We economists continue to earn our reputation as dismal scientists. By most measures, the US economy is strong, but economists continue to fret over how fast it will grow in the future.
Consider the numbers ….
The broadest measure of our standard of living, real gross domestic product (real GDP), grew 2.3 percent in 2017, up from only 1.5 percent in 2016. In the most current estimates for this year, the U.S. Bureau of Economic Analysis (BEA) estimates that the economy is growing at an annual rate of 2.2 percent.
Meanwhile, the rate of inflation remains below historical averages. Through April, the U.S. Bureau of Labor Statistics (BLS) reports that the Consumer Price Index (CPI) is up 2.4 percent over the same period last year, compared to a 3.5 percent annual average since the end of World War II.
The third most widely studied measure of the overall economy is employment. The national unemployment rate now stands at only 3.8 percent, well below the historical average of 5.8 percent. This figure is also well below the level economists consider normal. A “normal” rate of unemployment is not an exact number but refers to the amount of unemployment the economy experiences when everyone is producing goods and services at their full potential. According to the Congressional Budget Office (CBO), US real GDP is just at, or slightly above, its potential.
Everything looks fine. So, what is there to fret about?
A key debate amongst economists today is whether or not our economy can continue to grow at 2 percent or higher each year with lower than normal productivity rates.
First, consider why the rate of real GDP growth matters. If the economy grows at 2 percent a year it takes approximately 36 years for the standard of living to double. The standard of living for just about every generation in America was twice that of their grandparents. But if the economy falls back to the rates last seen in 2016, it will take much longer for our kids to be better off. The ultimate source of growth in our standard of living is higher productivity. Since World War II, the output per hour worked in the non-farm sector of the United States has grown at an average of more than 2 percent per year. Our standard of living is much better than our parents and grandparents because workers and businesses keep finding ways to produce more with less.
However, the rate of increase in productivity over the last decade has slowed to an average of only 1.2 percent per year. Lower productivity growth will show itself in slower economic growth over time.
So how can we improve productivity and keep growing at 2 percent or more per year?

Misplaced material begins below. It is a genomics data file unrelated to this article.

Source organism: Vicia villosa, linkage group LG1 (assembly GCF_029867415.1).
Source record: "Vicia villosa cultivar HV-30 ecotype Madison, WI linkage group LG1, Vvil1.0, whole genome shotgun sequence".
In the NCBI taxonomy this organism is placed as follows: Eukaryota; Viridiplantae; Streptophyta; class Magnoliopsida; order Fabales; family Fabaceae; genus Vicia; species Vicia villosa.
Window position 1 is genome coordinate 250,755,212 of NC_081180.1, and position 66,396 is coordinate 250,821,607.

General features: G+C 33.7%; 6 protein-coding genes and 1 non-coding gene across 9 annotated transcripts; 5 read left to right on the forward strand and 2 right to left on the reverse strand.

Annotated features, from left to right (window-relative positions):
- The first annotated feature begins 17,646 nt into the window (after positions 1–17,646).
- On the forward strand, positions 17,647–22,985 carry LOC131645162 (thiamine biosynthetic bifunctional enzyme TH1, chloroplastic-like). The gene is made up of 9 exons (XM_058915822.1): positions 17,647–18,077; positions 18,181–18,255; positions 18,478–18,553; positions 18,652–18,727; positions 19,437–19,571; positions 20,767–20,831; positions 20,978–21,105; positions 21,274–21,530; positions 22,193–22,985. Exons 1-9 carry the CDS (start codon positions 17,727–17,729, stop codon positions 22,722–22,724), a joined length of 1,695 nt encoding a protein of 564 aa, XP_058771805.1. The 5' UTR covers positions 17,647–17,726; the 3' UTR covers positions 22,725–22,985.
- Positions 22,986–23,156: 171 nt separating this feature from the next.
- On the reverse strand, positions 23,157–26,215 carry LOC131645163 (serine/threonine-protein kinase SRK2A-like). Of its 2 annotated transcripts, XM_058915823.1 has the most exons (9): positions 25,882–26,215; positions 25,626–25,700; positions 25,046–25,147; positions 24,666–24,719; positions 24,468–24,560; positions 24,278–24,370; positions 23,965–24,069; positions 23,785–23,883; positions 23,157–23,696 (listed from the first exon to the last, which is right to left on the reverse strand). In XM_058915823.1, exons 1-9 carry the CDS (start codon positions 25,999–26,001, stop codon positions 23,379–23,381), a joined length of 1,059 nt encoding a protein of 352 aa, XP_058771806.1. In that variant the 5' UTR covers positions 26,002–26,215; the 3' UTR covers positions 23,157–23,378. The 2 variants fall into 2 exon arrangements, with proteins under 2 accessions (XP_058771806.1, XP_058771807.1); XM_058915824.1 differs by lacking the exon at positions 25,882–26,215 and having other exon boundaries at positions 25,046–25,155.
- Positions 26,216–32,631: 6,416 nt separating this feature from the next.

Economic theory and historical experience show that productivity is determined by the amount of physical capital, human capital, and natural resources each worker has at his or her disposal, along with the technological knowledge to use all these resources. When businesses invest in these resources, and develop new technologies to use them, worker productivity grows faster. Looking again at the BEA data, real Gross Private Domestic Investment has increased at an average rate of only 1.5 percent over the last decade, well below an average of 4.5 percent annually since the end of World War II. We can’t expect to keep up the current 2 percent growth rate unless business investment picks up.
Over the course of last year, the stock market did well as the economy grew faster, but a continued rise is unlikely without continued business investment. Still, investors face limited choices. As I wrote in my last quarterly report, “stocks remain the better value over bonds or cash.” Investors are continuing to seek the safety of U.S. government debt, keeping its yield low. The rate of return on a current 10-year Treasury note remains well below its historical average. The yield spread, or difference between the 2 and 10-year notes, is only 0.5 percent, or half its historical average. The bond market is telling us to expect slow growth and low inflation ahead.
Over the past year or so, small company stocks have done well as growth picked up. But a slow growth economy, with low interest rates and low inflation, should favor large-capitalization stocks, particularly in the consumer staples and healthcare sectors. Without more sustained investment, the consumer discretionary and industrial sectors are not likely to do as well.
Economists will always find something to fret about, but the economy is doing well, and all types of companies should profit from it. What we must hope for is a rise in business investment that keeps the economy growing at rates that make our children better off.
The views expressed here are those solely of the author and do not represent Northwest Nazarene University or Rathbone Warwick Investment Management.
Peter R. Crabb, Ph.D.
Professor of Finance and Economics
Department of Business and Economics
School of Business, Northwest Nazarene University
Dr. Crabb holds a Ph.D. in Economics from the University of Oregon and an MBA in Finance from the University of Colorado. His research in economics and finance is published in the Journal of Business, the Journal of Microfinance, and the International Review of Economics and Finance, among others. Dr. Crabb lives with his wife, Ann, and their four children in Canyon County, Idaho.
Dr. Crabb’s regular Financial Economics column is published by the Idaho Statesman. Previous work experience includes international trade, banking, and investments.